Choosing Dark: A Month Without Lights

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February 17. First night.

For the last three weeks I have been sitting in the dark. I don’t mean metaphorically, although some would say. I mean I am actually eschewing the use of lights.

While I have been engaging in similar sorts of lifestyle experiments for years, I will admit that some portion of the idea came from reading and watching No Impact Man. When I was teaching environmental studies my students would often refer to this book, by which I mean they were actually referring to the film assuming it was the same as the book and they were only doing it to suspend attention to the fact that they hadn’t done the readings of Malthus, Emerson, Marsh, Stegner, and Muir that they’d been assigned. And when they discovered that I was not familiar they would attempt to keep the conversation in that space for as long as possible. When I began trolling through literature and media that might help inform this blog project, I came upon Colin Beavan’s work and decided to get into it. I didn’t actually care for the film that much—it seemed too preoccupied with other people’s reactions to the project, whether his wife Michelle (who was inconveniently a far more compelling camera presence than Colin) or the media and media-consuming public. The film offered little room for the kind of reflection and introspection that I felt animated the book in positive ways. Like anything else we can often find whatever messages we go looking for, but I felt that one of the more powerful ideas Beavan proclaimed was not that we need to be vegan, or Luddite, or go off grid. It was that we need to consider our lifestyles as individuals, households, families, and communities and be always critical in interrogating our choices. What we find in so doing is that things that we just accept as normal actually are choices!  There are things we have because we think we’re supposed to, things we eat because we do, and things we do because we always have. Beavan would say and I would agree that that’s not necessarily living thoughtfully. Therefore to engage in the kind of experiment that became No Impact Man (or other documentaries like Supersize Me, Vegucated, or the recent Oscar winner, Icarus) or the ones I’m pursuing with Sustaining Abilities forces us to consider the nature of our own existence and the sets of relationships that we maintain with the wider world.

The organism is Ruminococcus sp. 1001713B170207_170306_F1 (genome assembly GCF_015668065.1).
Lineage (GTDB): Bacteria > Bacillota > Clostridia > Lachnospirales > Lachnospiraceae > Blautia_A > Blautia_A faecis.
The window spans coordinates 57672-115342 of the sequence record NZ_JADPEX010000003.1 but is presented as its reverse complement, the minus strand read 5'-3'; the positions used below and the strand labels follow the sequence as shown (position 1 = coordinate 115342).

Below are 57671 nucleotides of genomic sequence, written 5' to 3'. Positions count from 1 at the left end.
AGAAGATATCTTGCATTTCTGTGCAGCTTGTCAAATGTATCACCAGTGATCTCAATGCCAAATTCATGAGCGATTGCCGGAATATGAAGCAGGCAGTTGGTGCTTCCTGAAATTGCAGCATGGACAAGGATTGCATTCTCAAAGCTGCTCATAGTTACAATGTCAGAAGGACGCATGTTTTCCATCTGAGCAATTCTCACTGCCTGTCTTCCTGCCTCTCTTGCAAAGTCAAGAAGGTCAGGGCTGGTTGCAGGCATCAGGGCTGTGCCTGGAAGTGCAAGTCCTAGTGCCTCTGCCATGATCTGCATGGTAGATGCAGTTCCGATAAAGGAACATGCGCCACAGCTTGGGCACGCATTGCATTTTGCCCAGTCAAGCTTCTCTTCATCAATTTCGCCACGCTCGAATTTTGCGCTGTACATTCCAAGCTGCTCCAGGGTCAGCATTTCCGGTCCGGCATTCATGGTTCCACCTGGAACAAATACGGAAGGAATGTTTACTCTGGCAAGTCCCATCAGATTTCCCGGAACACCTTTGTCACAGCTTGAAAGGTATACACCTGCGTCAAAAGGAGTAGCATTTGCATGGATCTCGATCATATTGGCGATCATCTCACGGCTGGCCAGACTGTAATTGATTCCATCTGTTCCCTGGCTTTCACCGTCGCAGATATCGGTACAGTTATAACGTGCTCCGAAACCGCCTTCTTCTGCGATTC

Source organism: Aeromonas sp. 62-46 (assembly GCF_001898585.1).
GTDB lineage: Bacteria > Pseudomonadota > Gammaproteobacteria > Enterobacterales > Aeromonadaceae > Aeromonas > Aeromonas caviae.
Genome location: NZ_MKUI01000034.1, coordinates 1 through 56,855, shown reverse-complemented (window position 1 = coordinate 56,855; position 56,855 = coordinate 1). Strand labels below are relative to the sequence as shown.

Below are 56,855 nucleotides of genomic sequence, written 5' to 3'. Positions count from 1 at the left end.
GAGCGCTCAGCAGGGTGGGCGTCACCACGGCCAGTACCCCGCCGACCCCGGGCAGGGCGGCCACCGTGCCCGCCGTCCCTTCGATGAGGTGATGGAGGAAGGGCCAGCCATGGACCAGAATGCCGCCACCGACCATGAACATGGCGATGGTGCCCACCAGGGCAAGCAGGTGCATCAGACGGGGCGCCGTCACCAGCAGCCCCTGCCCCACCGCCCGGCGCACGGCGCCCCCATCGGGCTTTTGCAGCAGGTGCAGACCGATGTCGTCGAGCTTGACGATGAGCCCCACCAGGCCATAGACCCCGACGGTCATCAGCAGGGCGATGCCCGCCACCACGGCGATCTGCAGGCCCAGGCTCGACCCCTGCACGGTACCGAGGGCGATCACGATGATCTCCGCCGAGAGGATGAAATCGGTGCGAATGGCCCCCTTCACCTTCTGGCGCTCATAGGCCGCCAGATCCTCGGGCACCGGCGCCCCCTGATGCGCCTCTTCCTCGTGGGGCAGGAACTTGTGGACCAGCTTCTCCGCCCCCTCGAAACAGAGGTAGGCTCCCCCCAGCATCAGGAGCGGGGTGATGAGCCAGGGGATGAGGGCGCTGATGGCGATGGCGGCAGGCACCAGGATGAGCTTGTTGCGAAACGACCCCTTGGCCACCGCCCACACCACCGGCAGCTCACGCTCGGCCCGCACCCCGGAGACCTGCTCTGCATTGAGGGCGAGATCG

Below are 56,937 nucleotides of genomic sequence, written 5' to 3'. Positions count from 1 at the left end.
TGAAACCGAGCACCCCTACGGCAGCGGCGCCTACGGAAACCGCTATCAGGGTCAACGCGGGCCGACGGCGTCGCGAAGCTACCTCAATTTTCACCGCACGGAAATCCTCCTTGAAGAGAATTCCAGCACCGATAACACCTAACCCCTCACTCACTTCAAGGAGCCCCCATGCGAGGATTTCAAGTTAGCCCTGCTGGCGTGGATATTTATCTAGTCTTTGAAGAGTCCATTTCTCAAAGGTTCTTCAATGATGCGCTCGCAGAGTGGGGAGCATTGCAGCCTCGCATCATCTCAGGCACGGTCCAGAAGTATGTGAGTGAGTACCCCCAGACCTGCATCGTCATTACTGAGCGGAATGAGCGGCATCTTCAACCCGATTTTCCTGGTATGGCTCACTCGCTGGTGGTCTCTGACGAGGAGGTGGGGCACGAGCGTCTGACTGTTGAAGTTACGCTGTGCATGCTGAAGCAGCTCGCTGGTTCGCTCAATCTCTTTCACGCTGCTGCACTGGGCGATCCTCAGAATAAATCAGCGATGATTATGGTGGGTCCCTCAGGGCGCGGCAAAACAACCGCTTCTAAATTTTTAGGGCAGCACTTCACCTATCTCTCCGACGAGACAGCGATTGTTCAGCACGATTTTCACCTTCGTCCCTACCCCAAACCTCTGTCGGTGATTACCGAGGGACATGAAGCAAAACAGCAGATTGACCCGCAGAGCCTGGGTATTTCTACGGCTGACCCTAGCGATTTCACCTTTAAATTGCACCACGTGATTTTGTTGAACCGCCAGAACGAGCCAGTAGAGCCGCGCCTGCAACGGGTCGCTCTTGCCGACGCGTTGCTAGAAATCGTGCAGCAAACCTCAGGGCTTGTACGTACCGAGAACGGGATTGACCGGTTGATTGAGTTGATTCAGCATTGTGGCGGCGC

Beavan’s experiment in sustainability developed in phases, enabling he and his family to inspect different aspects of their lives at different times… and in different chapters. In one of the phases they actually disconnect their electricity altogether. The refrigerator and stove, not to mention, modem, router, and well-charged laptop are pretty central to my existence so that wasn’t really going to work.  As I’ll talk about in another post, I’m also well along in another life experiment with veganism. The only thing I’ll say about that here is that for all the various benefits to my own health and climate impact that come with non-animal-based food products, in my particular community it does lead to having to cook for yourself far more frequently. So whereas I once garnered 3-7 meals per week from eating out or eating take-out, I now cook more, and use more electricity to do it!  I also try to eat local, which in January and February in Maine usually means a lot of roasted root vegetables. I’ve also begun making my own bread. Both of these mean I use the oven more than I have in the past. So like all good sustainability questions you find yourself making positive steps in one area while seeming to lose ground in another. This is part of what I was trying to get at in my last post on green hypocrisy. It’s part of what Beavan discovered as well—people all too eager to point out that you’re actually doing more harm than good…”you self-righteous twat” being the common subtext to such observations.